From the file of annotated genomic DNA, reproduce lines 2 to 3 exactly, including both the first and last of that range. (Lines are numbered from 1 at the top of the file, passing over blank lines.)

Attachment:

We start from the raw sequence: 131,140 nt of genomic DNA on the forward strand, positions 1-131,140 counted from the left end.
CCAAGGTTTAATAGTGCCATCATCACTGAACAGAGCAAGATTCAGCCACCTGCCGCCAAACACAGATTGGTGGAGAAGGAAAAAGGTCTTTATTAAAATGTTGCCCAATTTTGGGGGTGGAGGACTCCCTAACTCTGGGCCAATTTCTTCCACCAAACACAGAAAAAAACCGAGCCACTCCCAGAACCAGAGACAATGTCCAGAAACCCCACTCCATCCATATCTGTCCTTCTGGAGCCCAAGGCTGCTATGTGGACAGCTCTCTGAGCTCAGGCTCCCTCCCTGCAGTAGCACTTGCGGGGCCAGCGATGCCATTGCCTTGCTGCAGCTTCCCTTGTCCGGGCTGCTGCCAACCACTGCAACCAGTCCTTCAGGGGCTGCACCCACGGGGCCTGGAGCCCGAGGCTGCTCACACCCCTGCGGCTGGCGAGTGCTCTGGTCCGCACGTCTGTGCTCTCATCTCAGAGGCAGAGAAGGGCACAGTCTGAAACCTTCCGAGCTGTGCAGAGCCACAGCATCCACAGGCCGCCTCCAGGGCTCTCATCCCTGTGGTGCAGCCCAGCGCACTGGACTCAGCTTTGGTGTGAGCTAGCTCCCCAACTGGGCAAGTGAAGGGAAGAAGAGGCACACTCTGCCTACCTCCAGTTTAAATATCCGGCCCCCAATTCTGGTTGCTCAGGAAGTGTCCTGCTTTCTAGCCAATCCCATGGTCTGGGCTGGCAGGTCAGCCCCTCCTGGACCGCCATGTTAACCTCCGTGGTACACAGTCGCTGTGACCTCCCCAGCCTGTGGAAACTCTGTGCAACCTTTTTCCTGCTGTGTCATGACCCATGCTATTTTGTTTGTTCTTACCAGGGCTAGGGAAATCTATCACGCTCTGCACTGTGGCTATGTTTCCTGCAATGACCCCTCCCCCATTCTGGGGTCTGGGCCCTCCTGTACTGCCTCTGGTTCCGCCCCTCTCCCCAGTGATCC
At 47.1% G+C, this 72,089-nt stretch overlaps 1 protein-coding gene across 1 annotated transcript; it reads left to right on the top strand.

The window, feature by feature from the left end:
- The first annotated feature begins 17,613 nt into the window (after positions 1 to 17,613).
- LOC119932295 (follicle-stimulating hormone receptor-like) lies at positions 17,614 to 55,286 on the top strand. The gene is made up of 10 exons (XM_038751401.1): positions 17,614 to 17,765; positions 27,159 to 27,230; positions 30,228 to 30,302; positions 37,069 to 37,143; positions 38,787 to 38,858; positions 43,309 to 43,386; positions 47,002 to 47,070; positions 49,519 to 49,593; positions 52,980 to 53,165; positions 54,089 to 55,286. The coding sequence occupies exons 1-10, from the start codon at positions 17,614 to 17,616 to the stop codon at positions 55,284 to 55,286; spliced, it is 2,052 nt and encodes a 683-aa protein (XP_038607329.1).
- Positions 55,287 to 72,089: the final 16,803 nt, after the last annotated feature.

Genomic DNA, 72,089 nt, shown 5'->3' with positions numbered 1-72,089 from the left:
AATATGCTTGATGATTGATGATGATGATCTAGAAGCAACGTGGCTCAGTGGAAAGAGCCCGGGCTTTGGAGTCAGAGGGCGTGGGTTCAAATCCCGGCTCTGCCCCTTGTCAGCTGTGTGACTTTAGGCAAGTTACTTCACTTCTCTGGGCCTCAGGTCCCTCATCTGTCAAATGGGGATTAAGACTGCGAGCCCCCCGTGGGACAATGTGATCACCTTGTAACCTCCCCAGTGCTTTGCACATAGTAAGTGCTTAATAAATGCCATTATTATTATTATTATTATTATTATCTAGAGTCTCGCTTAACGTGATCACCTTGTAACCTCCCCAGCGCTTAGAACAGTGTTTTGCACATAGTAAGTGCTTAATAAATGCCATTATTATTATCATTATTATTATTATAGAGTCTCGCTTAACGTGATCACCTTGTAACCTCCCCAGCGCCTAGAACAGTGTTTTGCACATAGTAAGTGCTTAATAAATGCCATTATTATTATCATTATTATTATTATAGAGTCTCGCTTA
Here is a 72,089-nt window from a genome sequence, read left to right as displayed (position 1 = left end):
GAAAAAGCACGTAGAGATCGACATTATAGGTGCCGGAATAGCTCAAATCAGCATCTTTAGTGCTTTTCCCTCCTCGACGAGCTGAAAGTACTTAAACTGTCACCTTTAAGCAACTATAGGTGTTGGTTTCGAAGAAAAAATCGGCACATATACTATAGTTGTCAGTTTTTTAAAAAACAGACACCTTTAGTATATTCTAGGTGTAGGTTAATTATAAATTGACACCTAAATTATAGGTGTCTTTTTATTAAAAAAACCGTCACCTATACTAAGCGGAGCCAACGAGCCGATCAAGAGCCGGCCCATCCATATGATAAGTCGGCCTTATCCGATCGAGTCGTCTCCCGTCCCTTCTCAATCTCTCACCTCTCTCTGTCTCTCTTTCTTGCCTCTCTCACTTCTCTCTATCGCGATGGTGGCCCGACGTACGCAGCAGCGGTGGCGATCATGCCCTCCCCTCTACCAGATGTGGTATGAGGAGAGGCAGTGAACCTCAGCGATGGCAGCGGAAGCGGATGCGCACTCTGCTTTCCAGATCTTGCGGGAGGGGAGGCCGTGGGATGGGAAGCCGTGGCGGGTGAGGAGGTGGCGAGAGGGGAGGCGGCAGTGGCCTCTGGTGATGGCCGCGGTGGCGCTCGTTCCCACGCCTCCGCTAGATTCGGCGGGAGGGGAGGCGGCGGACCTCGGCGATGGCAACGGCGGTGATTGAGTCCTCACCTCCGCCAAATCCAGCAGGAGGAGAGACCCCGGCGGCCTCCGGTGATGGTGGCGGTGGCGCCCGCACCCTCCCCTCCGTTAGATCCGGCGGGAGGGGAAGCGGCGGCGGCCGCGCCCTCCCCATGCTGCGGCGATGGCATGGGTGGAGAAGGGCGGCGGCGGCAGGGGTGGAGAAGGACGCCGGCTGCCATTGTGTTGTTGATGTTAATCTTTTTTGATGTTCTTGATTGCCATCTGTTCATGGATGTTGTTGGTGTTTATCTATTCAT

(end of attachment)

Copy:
CCAAGGTTTAATAGTGCCATCATCACTGAACAGAGCAAGATTCAGCCACCTGCCGCCAAACACAGATTGGTGGAGAAGGAAAAAGGTCTTTATTAAAATGTTGCCCAATTTTGGGGGTGGAGGACTCCCTAACTCTGGGCCAATTTCTTCCACCAAACACAGAAAAAAACCGAGCCACTCCCAGAACCAGAGACAATGTCCAGAAACCCCACTCCATCCATATCTGTCCTTCTGGAGCCCAAGGCTGCTATGTGGACAGCTCTCTGAGCTCAGGCTCCCTCCCTGCAGTAGCACTTGCGGGGCCAGCGATGCCATTGCCTTGCTGCAGCTTCCCTTGTCCGGGCTGCTGCCAACCACTGCAACCAGTCCTTCAGGGGCTGCACCCACGGGGCCTGGAGCCCGAGGCTGCTCACACCCCTGCGGCTGGCGAGTGCTCTGGTCCGCACGTCTGTGCTCTCATCTCAGAGGCAGAGAAGGGCACAGTCTGAAACCTTCCGAGCTGTGCAGAGCCACAGCATCCACAGGCCGCCTCCAGGGCTCTCATCCCTGTGGTGCAGCCCAGCGCACTGGACTCAGCTTTGGTGTGAGCTAGCTCCCCAACTGGGCAAGTGAAGGGAAGAAGAGGCACACTCTGCCTACCTCCAGTTTAAATATCCGGCCCCCAATTCTGGTTGCTCAGGAAGTGTCCTGCTTTCTAGCCAATCCCATGGTCTGGGCTGGCAGGTCAGCCCCTCCTGGACCGCCATGTTAACCTCCGTGGTACACAGTCGCTGTGACCTCCCCAGCCTGTGGAAACTCTGTGCAACCTTTTTCCTGCTGTGTCATGACCCATGCTATTTTGTTTGTTCTTACCAGGGCTAGGGAAATCTATCACGCTCTGCACTGTGGCTATGTTTCCTGCAATGACCCCTCCCCCATTCTGGGGTCTGGGCCCTCCTGTACTGCCTCTGGTTCCGCCCCTCTCCCCAGTGATCC
At 47.1% G+C, this 72,089-nt stretch overlaps 1 protein-coding gene across 1 annotated transcript; it reads left to right on the top strand.